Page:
|Location||Thorntown, Indiana, U.S.|
Early years (1983-1987)Edit
The park opened under the name "Middle Country Renaissance Festival" during August 1983. It ran for six weekends until the end of the first weekend of October 1983. Construction of a ride park started in 1984, and it opened on June 9, 1985 as “Middle Country USA”. They gradually added rides until 1986, but remained mostly a picnic area and campground with a few attractions. In spring 1987, the park filed Chapter 11 because attendance was not sufficient to meet expenses and further development costs. It opened for that season under bankruptcy court supervision
Later years and closure (1988-1997)Edit
On Sunday, August 11, 1996, 4-year-old Emily Hunt was paralyzed from the chest down and her 57-year-old grandmother, Nancy Jones, was killed after a miniature train ride at the Old Indiana Fun Park derailed and overturned as it approached a curve. The two victims were crushed under the weight of the cars. Upon investigation, the train was traveling much faster than its design speed of 12 miles per hour (19 km/h).
The ride attendant claimed to have applied the brakes as the train neared the curve, but it was discovered that many of them were either broken, missing, or not connected, and that most of the anti-derailment devices were missing. The speedometer was broken, along with the governor, which limits the speed of the train. The track was littered with broken ride parts.
The ride passed two state inspections in the 3-month period prior to the accident, before the safety inspector admitted that he was not qualified to inspect amusement rides. A state review of the park's own records showed that the train had derailed 79 times in the 2 months prior to the accident, and as many as 15 times in a single day. The owners of the park admitted negligence, but denied knowing anything about the condition of the ride prior to the accident. They later declared bankruptcy, and most of the rides were auctioned off on February 22, 1997.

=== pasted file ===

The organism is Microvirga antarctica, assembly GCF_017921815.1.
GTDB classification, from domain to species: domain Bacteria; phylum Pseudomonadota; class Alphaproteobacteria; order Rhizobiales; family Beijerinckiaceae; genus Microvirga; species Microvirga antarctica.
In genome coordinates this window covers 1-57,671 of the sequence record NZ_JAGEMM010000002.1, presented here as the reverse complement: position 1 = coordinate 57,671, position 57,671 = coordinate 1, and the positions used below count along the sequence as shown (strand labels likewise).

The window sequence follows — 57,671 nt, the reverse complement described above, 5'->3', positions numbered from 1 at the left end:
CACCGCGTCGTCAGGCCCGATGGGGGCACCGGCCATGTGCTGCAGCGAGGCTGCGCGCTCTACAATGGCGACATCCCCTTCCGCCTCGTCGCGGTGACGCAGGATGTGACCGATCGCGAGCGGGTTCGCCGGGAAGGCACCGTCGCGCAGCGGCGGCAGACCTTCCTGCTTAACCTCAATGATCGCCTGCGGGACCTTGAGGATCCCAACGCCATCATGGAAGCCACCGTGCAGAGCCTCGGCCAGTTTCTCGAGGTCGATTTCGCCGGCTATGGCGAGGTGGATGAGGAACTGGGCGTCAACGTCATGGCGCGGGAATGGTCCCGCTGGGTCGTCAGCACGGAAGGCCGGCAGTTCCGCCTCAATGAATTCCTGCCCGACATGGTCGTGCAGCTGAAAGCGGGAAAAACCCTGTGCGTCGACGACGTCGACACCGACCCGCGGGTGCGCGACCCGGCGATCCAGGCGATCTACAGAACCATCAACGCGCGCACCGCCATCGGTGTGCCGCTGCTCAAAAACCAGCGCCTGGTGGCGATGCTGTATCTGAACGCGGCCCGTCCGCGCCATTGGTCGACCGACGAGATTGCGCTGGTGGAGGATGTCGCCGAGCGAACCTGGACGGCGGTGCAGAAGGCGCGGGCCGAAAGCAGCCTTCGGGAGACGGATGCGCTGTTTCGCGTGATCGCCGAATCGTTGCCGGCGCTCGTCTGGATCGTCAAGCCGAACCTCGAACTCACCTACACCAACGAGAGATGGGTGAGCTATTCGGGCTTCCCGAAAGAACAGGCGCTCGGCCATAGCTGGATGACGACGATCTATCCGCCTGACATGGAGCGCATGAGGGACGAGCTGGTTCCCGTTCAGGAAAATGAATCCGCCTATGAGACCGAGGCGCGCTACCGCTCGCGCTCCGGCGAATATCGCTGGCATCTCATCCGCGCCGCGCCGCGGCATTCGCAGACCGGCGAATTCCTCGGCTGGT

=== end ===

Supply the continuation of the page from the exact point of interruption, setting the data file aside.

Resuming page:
Six Flags years (1997-2002)Edit
Premier Parks was planning to redevelop the park and open it in 1999, but after acquiring Six Flags in 1998, the refocused Premier Parks (which had by then adopted the Six Flags name) eventually cancelled the project.
Prior to the project cancellation, the company purchased four roller coasters from the closed Opryland USA in Nashville, Tennessee (Chaos, Rock n' Roller Coaster, Screamin' Delta Demon and Wabash Cannonball), and transported them to the park, planning to reconstruct them there.
During 2000, two more roller coasters from the former Riverside Amusement Park (Black Widow and Little Rickie's Little Twister) in Agawam, Massachusetts (renamed to Six Flags New England in 2000) arrived at the park and were placed in the old parking lot along with the other four and, again, the park sat with no activity.
In July 2002, Six Flags sold the 330-acre (1.3 km2) property to Trevor Gray, former owner of Sunshine Holdings (containing a tanning bed company, ETS, and a lotion company, Australian Gold) and now of Sunshine Properties, which planned to turn it into a nature preserve.
Sunshine Properties years (2002-2006)Edit
Six roller coasters were still on site when Six Flags sold the property. One roller coaster, however, the Rock n' Roller Coaster, would be taken to Six Flags Great Escape in Queensbury, New York and would reopen on June 27, 2003 as Canyon Blaster.
When Six Flags sold the property, it included provisions for them to keep the rides there for a period of four years. This ended on April 1, 2006 and some were still on the site as of that time. By June 11, 2006, all of them were gone.
The property is now owed by Gray Eagle Farms.